will correct this problem.

Both the
.BR syslogd "(8) and the " klogd (8)
can either be run from
.BR init (8)
or started as part of the rc.*
sequence.  If it is started from init the option \fI\-n\fR must be set,
otherwise you'll get tons of syslog daemons started.  This is because 
.BR init (8)
depends on the process ID.
.LP
.SH SECURITY THREATS
There is the potential for the syslogd daemon to be
used as a conduit for a denial of service attack.  Thanks go to John
Morrison (jmorriso@rflab.ee.ubc.ca) for alerting me to this potential.
A rogue program(mer) could very easily flood the syslogd daemon with
syslog messages resulting in the log files consuming all the remaining
space on the filesystem.  Activating logging over the inet domain
sockets will of course expose a system to risks outside of programs or
individuals on the local machine.

There are a number of methods of protecting a machine:
.IP 1.
Implement kernel firewalling to limit which hosts or networks have
access to the 514/UDP socket.
.IP 2.
Logging can be directed to an isolated or non-root filesystem which,
if filled, will not impair the machine.
.IP 3.
The ext2 filesystem can be used which can be configured to limit a
certain percentage of a filesystem to usage by root only.  \fBNOTE\fP
that this will require syslogd to be run as a non-root process.
\fBALSO NOTE\fP that this will prevent usage of remote logging since
syslogd will be unable to bind to the 514/UDP socket.
.IP 4.
Disabling inet domain sockets will limit risk to the local machine.
.IP 5.
Use step 4 and if the problem persists and is not secondary to a rogue
program/daemon get a 3.5 ft (approx. 1 meter) length of sucker rod*
and have a chat with the user in question.

Sucker rod def. \(em 3/4, 7/8 or 1in. hardened steel rod, male
threaded on each end.  Primary use in the oil industry in Western
North Dakota and other locations to pump 'suck' oil from oil wells.
Secondary uses are for the construction of cattle feed lots and for
dealing with the occasional recalcitrant or belligerent individual.
.LP
.SH DEBUGGING
When debugging is turned on using
.B "\-d"
option then
.B syslogd
will be very verbose by writing much of what it does on stdout.  Whenever
the configuration file is reread and re-parsed you'll see a tabular,
corresponding to the internal data structure.  This tabular consists of
four fields:
.TP
.I number
This field contains a serial number starting by zero.  This number
represents the position in the internal data structure (i.e. the
array).  If one number is left out then there might be an error in the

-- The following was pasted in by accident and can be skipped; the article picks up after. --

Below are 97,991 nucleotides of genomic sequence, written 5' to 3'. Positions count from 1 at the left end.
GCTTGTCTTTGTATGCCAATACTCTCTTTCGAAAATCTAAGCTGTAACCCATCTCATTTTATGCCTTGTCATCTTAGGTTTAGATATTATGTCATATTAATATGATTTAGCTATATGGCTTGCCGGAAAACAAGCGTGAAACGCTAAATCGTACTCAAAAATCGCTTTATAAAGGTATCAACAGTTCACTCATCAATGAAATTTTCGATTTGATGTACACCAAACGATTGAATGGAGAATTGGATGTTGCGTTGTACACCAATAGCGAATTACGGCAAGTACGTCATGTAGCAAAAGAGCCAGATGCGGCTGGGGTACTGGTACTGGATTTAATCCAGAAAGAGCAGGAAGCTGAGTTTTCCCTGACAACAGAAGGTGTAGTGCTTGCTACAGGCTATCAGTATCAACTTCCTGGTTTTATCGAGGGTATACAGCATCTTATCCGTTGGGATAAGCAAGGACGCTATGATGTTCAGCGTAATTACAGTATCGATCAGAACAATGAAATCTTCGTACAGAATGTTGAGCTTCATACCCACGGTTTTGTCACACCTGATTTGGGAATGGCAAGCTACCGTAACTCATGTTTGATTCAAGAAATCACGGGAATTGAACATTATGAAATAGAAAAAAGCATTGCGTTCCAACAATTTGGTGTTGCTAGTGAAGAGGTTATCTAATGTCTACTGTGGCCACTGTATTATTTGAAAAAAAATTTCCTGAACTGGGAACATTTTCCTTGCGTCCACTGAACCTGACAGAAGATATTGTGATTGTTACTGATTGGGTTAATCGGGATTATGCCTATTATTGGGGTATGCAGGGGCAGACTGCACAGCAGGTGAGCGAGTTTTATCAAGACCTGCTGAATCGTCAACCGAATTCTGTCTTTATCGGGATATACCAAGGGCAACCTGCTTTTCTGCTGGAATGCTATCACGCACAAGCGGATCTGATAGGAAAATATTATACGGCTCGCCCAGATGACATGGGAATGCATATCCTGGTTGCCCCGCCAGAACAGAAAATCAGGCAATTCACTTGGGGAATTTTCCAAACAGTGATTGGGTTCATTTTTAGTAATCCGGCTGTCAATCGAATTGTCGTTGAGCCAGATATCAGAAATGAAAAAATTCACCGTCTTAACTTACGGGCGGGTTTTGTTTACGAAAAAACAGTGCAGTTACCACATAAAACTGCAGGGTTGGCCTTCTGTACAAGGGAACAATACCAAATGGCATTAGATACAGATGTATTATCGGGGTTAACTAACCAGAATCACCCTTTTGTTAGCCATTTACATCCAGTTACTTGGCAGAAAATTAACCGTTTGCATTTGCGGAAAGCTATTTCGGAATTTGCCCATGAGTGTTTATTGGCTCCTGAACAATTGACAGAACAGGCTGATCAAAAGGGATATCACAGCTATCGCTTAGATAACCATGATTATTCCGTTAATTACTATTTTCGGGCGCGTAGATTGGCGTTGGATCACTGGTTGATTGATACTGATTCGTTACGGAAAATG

corresponding line in
.IR /etc/syslog.conf .
.TP
.I pattern
This field is tricky and represents the internal structure
exactly.  Every column stands for a facility (refer to
.BR syslog (3)).
As you can see, there are still some facilities left free for former
use, only the left most are used.  Every field in a column represents
the priorities (refer to
.BR syslog (3)).
.TP
.I action
This field describes the particular action that takes place whenever a
message is received that matches the pattern.  Refer to the
.BR syslog.conf (5)
manpage for all possible actions.
.TP
.I arguments
This field shows additional arguments to the actions in the last
field.  For file-logging this is the filename for the logfile; for
user-logging this is a list of users; for remote logging this is the
hostname of the machine to log to; for console-logging this is the
used console; for tty-logging this is the specified tty; wall has no
additional arguments.
.SH FILES
.PD 0
.TP
.I /etc/syslog.conf
Configuration file for
.BR syslogd .
See
.BR syslog.conf (5)
for exact information.
.TP
.I /dev/log
The Unix domain socket to from where local syslog messages are read.
.TP
.I /var/run/syslogd.pid
The file containing the process id of 
.BR syslogd .
.PD
.SH BUGS
If an error occurs in one line the whole rule is ignored.

.B Syslogd
doesn't change the filemode of opened logfiles at any stage of
process.  If a file is created it is world readable.  If you want to
avoid this, you have to create it and change permissions on your own.
This could be done in combination with rotating logfiles using the 
.BR savelog (8)
program that is shipped in the 
.B smail
3.x distribution.  Remember that it might be a security hole if
everybody is able to read auth.* messages as these might contain
passwords.
.LP
.SH SEE ALSO
.BR syslog.conf (5),
.BR klogd (8),
.BR logger (1),
.BR syslog (2),
.BR syslog (3),
.BR services (5),
.BR savelog (8)
.LP
.SH COLLABORATORS
.B Syslogd
is taken from BSD sources, Greg Wettstein (greg@wind.enjellic.com)
performed the port to Linux, Martin Schulze (joey@linux.de)
fixed some bugs and added several new features.
.B Klogd 
was originally written by Steve Lord (lord@cray.com), Greg Wettstein
made major improvements.

.PD 0
.TP
Dr. Greg Wettstein
.TP
Enjellic Systems Development
.TP
Oncology Research Division Computing Facility
.TP
Roger Maris Cancer Center
.TP
Fargo, ND
.TP
greg@wind.enjellic.com

.TP
Stephen Tweedie
.TP
Department of Computer Science
.TP
Edinburgh University, Scotland
.TP
sct@dcs.ed.ac.uk

.TP
Juha Virtanen
.TP
jiivee@hut.fi

.TP
Shane Alderton
.TP
shane@ion.apana.org.au

.TP
Martin Schulze
.TP
Infodrom Oldenburg
.TP
joey@linux.de
.PD
.zZ